City halls across Minnesota are hanging up “Help wanted” signs.
Hundreds of local offices — mayor, council member, clerk — have no candidates running for them.
In Minnetonka Beach, an upscale Twin Cities suburb, officials worry that the city’s business will grind to a halt because nobody is running for city treasurer. In Elmore, boyhood home of former Vice President Walter Mondale, they’re hoping somebody — anybody — will raise their hand to fill a vacant City Council seat.
Along with the vacant ballot slots, 60 percent of all local offices in Minnesota have only a single candidate running unopposed. In all, two-thirds of local offices statewide have either no candidate running or just one.
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The dearth of candidates interested in political life has local officials struggling with where Minnesota will find its next generation of leaders.
“You start looking ahead and wonder, who will the future small-town leaders be?” said Connie Holmes, mayor of Waverly, population 1,357, which has no candidates running for a vacant City Council seat. “I don’t know who those leaders will be.”
Jim Weikum, mayor of Biwabik, isn’t sure why nobody has filed for either of the two City Council seats open in the Iron Range community of 998 residents.
“I wish I had a really good take on why people aren’t stepping up,” he said. “It’s one of those delicate things where you wonder if you should be more active in going out and encouraging people. But sometimes that’s perceived as trying to stack the council.
“I’ve had conversations when an issue comes up and people are unhappy,” Weikum said. “I’ll say, ‘Maybe you should consider filing.’ But apparently being unhappy isn’t enough of an incentive to actually get involved.”
‘Something’s got to happen’
Local officials and academic political experts offer a number of reasons for the lack of interest in running for office. Many cite the demands of modern life.
“We’re full of CEOs, doctors, lawyers — very accomplished professionals,” said Jaci Lindstrom, a City Council member in Minnetonka Beach, population 540. “But because we have so much talent, they’re busy. They’re busy, and they’re raising families.”
As a charter city, Lindstrom said, Minnetonka Beach can’t operate without a treasurer, and no one has filed for the office. Now the city is getting a legal opinion on whether it can move forward on a proposed bond issue without an elected treasurer.
In Waverly, about 35 miles west of Minneapolis, many residents have long work commutes, Holmes said.
“When they get home they want to be with their family, and they want to go to their children’s activities. And it’s extremely difficult to balance the time it takes to be on the council along with your work, your commute and those family demands,” she said.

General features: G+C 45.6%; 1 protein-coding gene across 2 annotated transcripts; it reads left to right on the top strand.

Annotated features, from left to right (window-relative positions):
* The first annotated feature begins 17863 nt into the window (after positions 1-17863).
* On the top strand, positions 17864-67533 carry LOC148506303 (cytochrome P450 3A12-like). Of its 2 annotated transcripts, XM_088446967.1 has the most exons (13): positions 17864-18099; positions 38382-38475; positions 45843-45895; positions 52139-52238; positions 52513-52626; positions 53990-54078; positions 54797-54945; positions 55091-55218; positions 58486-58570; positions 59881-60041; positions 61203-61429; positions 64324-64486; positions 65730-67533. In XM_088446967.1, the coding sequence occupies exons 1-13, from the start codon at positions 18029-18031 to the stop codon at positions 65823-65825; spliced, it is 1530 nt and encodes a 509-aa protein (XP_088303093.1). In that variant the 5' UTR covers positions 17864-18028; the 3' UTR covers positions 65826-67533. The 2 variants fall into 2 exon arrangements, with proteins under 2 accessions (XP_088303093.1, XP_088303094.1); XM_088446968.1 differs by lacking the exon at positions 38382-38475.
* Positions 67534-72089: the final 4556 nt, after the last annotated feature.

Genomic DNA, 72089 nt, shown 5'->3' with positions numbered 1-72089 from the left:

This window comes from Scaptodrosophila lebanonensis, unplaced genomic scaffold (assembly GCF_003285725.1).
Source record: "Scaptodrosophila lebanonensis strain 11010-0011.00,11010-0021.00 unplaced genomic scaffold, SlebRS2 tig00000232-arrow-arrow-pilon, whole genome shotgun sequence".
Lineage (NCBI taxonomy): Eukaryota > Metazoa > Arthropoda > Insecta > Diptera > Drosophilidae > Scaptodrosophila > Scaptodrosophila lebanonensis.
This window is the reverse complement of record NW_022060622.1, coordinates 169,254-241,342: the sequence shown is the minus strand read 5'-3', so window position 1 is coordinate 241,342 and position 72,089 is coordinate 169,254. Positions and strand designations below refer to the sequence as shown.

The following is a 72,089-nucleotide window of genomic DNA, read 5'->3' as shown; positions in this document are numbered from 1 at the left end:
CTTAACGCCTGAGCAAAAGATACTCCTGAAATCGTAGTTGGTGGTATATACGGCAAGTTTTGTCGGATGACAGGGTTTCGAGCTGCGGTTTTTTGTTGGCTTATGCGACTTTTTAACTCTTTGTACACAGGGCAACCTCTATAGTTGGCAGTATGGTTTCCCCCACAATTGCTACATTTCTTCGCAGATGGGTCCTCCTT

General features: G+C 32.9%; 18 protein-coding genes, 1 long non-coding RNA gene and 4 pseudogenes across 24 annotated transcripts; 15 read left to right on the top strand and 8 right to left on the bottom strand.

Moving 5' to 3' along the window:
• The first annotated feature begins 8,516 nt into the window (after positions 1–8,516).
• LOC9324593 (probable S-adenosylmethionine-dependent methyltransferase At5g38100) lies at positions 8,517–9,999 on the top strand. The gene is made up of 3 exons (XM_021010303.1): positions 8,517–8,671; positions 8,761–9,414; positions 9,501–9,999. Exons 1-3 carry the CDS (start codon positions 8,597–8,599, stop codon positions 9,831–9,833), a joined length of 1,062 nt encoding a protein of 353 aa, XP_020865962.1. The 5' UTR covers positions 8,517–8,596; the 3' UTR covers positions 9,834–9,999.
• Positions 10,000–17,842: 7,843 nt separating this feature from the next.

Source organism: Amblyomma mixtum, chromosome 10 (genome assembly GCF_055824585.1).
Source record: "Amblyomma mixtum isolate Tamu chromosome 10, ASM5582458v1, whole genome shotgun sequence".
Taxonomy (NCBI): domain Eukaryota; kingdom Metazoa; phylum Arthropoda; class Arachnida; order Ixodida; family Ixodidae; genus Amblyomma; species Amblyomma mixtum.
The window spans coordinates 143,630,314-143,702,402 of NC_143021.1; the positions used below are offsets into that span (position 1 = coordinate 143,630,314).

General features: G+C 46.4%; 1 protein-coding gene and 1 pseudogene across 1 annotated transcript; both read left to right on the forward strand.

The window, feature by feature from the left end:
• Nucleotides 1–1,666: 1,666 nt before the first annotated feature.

The mayor of Grand Marais, Jay Arrowsmith-DeCoux, is looking at two vacant seats on his five-member council, with no candidate for either of them.
“The dynamic I’ve noticed is, something’s got to happen to motivate people to run,” he said, “and in small towns, not a lot happens.” In fact, the mayor isn’t on the ballot, either, and no one else is running for the job. Arrowsmith-DeCoux said he was on a Boundary Waters trip and missed the filing deadline, but he wants another term and is encouraging people to write him in.
Candidates aren’t drawn by the thought of running a small town.
“It’s such a thankless job,” said Joan Pomp, owner of a wood preserving plant in Tenstrike, a town of 201 in Beltrami County. “It’s basically, keep gravel on the roads and make sure it’s plowed. It’s all about the roads.”
No one has filed to run for mayor of Tenstrike, nor for either of its two vacant City Council seats. Pomp said the residents have their own ways of deciding elections.
“They just don’t bother to go down to register, and we just write them in,” she said. “It’s like for the council: ‘Which one is up this time?’ And we just write them in.”
It may be that Minnesotans have simply overdosed on democracy, said Larry Jacobs, a University of Minnesota political science professor and faculty member at the Humphrey School of Public Affairs.
“I think there is what you might describe as democratic fatigue,” Jacobs said. “The number of offices and the number of elections we have in Minnesota is outstripping the capacity and interest of our earnest, well-regarded citizens.”
It’s important to remember that government service isn’t the only way to make an impact on a community, said Dennis Donovan, a national organizer at Augsburg College’s Sabo Center for Democracy and Citizenship.
“You have to work with government, but it shouldn’t be the be-all, end-all,” Donovan said. “Politics is not just something politicians do.” When people learn to work together on community goals outside of government, they can enter the elected sphere and be much more effective.
As executive director of the Minnesota League of Cities, Dave Unmacht works on issues affecting more than 800 member cities.
“I’m not alarmed by these numbers. I don’t lose any sleep over them,” he said. “But what they should drive is a conversation about, how do we build grass-roots support for people in public office at the earliest level? I’m talking about grade school, middle school.
“We need to have a conversation about building leadership capacity,” Unmacht said. “Who are our future mayors and council members? And I’m not talking about 2018 — I’m talking about 2030, 2040.”